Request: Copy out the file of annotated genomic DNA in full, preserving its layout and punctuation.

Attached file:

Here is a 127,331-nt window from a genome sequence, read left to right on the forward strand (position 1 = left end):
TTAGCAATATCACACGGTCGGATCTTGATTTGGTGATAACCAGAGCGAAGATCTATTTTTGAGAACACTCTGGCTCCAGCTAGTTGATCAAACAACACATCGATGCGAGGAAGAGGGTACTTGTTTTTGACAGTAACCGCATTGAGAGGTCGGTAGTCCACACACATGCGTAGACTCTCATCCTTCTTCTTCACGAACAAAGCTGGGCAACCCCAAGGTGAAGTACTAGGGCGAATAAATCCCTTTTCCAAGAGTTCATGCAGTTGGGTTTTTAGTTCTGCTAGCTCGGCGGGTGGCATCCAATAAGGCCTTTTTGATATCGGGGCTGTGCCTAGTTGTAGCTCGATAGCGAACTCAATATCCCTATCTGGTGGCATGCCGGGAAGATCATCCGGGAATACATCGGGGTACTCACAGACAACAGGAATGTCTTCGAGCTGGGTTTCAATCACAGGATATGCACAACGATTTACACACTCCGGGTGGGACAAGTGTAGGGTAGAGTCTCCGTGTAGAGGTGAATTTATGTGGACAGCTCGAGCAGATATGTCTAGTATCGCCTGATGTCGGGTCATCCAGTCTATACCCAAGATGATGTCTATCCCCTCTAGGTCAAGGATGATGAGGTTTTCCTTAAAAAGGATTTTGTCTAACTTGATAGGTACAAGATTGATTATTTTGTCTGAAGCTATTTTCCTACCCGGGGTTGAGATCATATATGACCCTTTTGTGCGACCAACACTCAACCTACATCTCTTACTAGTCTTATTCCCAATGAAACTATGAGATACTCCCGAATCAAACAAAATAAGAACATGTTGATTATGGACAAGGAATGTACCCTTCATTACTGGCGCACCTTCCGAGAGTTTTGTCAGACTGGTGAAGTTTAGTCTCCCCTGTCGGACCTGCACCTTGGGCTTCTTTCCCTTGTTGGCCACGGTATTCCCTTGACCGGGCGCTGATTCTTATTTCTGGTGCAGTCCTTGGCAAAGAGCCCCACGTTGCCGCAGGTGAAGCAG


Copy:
Here is a 127,331-nt window from a genome sequence, read left to right on the forward strand (position 1 = left end):
TTAGCAATATCACACGGTCGGATCTTGATTTGGTGATAACCAGAGCGAAGATCTATTTTTGAGAACACTCTGGCTCCAGCTAGTTGATCAAACAACACATCGATGCGAGGAAGAGGGTACTTGTTTTTGACAGTAACCGCATTGAGAGGTCGGTAGTCCACACACATGCGTAGACTCTCATCCTTCTTCTTCACGAACAAAGCTGGGCAACCCCAAGGTGAAGTACTAGGGCGAATAAATCCCTTTTCCAAGAGTTCATGCAGTTGGGTTTTTAGTTCTGCTAGCTCGGCGGGTGGCATCCAATAAGGCCTTTTTGATATCGGGGCTGTGCCTAGTTGTAGCTCGATAGCGAACTCAATATCCCTATCTGGTGGCATGCCGGGAAGATCATCCGGGAATACATCGGGGTACTCACAGACAACAGGAATGTCTTCGAGCTGGGTTTCAATCACAGGATATGCACAACGATTTACACACTCCGGGTGGGACAAGTGTAGGGTAGAGTCTCCGTGTAGAGGTGAATTTATGTGGACAGCTCGAGCAGATATGTCTAGTATCGCCTGATGTCGGGTCATCCAGTCTATACCCAAGATGATGTCTATCCCCTCTAGGTCAAGGATGATGAGGTTTTCCTTAAAAAGGATTTTGTCTAACTTGATAGGTACAAGATTGATTATTTTGTCTGAAGCTATTTTCCTACCCGGGGTTGAGATCATATATGACCCTTTTGTGCGACCAACACTCAACCTACATCTCTTACTAGTCTTATTCCCAATGAAACTATGAGATACTCCCGAATCAAACAAAATAAGAACATGTTGATTATGGACAAGGAATGTACCCTTCATTACTGGCGCACCTTCCGAGAGTTTTGTCAGACTGGTGAAGTTTAGTCTCCCCTGTCGGACCTGCACCTTGGGCTTCTTTCCCTTGTTGGCCACGGTATTCCCTTGACCGGGCGCTGATTCTTATTTCTGGTGCAGTCCTTGGCAAAGAGCCCCACGTTGCCGCAGGTGAAGCAG